Two-way Anova

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by Lazzftw » Wed Oct 20, 2021 10:50 am

Dear all,

I'm working on analyzing the effects of social cycling on cyclists' stress levels.
An experiment with a total of 21 participants was conducted. The Experiment was about a comparison between single cycling vs group cycling.
Single rides and group rides were performed while measuring the GSR (stress) data, in order to notice if there are any effects or changes on stress when riding in a group compared to riding alone.
Every participant has to participate in a single ride, followed then by group rides, changing the position each time ( riding in front, middle, in the back).

The plan was to use a simple t-test for analyzing (single vs group).
But we also noticed interesting effects between the stress values inside the groups depending on the position (front vs back, front vs middle..)

My supervisor meant that I should use analyze 2 factors using two-way ANOVA:
One factor would be cycling (single, group) and the other factor is position (front, middle, back) with stress values as the fixed factor.

I'm new to statistical analyses, and my question is: is the two-way ANOVA the right approach for my case? Because while adding the data i noticed 'single' will only have one position, while 'group' would have (front, mid, and back), meaning that group would be repeated many 3 times more than single. could that be a problem?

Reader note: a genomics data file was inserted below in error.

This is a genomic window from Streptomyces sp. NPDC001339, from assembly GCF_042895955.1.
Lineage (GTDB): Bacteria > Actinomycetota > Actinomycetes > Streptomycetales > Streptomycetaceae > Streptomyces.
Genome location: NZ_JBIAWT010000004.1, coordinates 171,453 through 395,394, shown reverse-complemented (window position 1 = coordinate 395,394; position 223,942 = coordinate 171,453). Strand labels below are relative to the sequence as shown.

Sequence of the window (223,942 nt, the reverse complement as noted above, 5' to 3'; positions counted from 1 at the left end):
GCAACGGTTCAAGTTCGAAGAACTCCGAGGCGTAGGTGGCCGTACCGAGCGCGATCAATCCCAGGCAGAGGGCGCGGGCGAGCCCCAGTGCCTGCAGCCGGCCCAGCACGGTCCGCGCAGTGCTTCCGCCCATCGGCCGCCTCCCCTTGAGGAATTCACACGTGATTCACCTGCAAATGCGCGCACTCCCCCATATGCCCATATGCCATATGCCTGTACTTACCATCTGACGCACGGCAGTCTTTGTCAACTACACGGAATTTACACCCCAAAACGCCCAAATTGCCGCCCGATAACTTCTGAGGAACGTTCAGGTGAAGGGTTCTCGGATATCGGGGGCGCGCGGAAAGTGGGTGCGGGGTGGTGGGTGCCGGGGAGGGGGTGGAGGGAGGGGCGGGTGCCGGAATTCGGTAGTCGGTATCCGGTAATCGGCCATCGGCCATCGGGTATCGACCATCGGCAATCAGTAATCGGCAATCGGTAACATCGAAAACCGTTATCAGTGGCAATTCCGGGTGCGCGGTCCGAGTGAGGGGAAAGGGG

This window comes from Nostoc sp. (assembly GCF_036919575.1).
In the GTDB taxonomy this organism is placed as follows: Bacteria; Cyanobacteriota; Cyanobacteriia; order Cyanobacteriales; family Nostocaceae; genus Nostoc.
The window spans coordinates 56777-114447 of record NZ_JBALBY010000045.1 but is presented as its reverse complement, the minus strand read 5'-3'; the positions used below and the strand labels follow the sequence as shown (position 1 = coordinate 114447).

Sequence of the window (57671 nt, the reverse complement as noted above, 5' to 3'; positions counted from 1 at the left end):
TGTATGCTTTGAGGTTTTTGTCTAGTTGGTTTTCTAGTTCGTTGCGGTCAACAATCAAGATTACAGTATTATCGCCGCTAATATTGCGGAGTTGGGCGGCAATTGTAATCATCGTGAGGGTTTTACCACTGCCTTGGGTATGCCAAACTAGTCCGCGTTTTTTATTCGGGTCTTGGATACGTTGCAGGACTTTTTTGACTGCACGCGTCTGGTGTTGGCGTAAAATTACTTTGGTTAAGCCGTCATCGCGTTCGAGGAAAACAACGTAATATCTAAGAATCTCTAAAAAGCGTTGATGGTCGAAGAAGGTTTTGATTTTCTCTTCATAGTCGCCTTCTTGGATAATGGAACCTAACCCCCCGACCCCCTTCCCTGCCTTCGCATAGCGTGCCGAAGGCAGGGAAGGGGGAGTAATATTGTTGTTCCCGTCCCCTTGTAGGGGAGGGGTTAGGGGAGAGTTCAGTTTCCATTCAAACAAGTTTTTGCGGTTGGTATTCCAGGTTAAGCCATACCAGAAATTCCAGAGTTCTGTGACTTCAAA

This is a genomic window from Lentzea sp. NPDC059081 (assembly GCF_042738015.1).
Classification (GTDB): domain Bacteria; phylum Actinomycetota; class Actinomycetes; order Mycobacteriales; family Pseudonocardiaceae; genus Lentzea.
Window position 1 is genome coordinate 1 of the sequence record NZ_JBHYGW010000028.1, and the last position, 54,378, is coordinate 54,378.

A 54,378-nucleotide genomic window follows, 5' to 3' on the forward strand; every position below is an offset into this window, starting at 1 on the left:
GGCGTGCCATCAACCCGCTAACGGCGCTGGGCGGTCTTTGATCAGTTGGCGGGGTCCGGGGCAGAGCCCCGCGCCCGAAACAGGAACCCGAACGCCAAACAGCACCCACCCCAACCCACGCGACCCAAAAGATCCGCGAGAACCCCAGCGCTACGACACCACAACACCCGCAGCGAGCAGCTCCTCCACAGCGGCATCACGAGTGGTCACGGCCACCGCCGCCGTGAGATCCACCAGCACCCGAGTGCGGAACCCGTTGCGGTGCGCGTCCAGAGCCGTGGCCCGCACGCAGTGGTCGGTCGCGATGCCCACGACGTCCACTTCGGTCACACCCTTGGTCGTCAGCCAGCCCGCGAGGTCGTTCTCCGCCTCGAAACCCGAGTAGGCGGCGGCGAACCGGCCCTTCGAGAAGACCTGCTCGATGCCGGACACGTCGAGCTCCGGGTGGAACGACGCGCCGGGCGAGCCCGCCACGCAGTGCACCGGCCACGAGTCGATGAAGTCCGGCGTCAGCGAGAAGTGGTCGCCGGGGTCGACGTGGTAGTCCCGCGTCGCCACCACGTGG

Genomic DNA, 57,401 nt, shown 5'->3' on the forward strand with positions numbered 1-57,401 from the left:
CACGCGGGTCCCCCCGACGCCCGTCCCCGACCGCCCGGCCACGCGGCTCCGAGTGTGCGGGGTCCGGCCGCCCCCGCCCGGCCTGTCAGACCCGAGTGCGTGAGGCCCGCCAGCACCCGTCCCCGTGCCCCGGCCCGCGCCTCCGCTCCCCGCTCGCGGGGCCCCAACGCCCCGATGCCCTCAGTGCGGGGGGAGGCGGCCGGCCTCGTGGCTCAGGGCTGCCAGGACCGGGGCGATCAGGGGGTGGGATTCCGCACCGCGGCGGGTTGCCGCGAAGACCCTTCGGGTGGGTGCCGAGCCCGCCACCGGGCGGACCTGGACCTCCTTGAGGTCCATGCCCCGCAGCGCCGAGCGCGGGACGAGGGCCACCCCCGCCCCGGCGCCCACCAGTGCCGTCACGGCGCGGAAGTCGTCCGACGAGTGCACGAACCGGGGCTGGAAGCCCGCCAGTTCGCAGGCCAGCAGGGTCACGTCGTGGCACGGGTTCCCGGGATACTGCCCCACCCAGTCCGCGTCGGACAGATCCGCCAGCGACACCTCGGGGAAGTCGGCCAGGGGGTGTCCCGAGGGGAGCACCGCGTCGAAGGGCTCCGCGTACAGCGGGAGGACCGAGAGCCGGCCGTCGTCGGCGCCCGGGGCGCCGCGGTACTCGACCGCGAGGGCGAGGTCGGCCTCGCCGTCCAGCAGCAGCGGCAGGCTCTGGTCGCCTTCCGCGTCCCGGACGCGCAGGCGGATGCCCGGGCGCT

Apologies for the long question and if anything doesn't make sense.
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by jonathon » Thu Oct 21, 2021 12:06 am

yes, i think you're correct. i don't think ANOVA can handle this.

i'd be inclined to perform it as two separate analyses. a t-test comparing single vs group, and a one-way anova comparing front, middle, back (only looking at the 'group' condition).

perhaps others will have a different suggestion, but that seems to me the most straight forward way of tackling it.


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by reason180 » Tue Nov 02, 2021 1:51 am


I would consider having one of your analyses be a one-factor repeated-measures ANOVA on change (change-from-baseline) scores. For each participant, compute three change-from-baselines scores: Front-position stress minus single-ride stress, middle-position stress minus single-ride stress, and back-position stress minus single-ride stress. The repeated-measures ANOVA measures whether there is significant variation across the means of the three conditions. Additionally, a single-sample t test would reveal whether, overall, the mean change-from-baseline is significantly different from zero.
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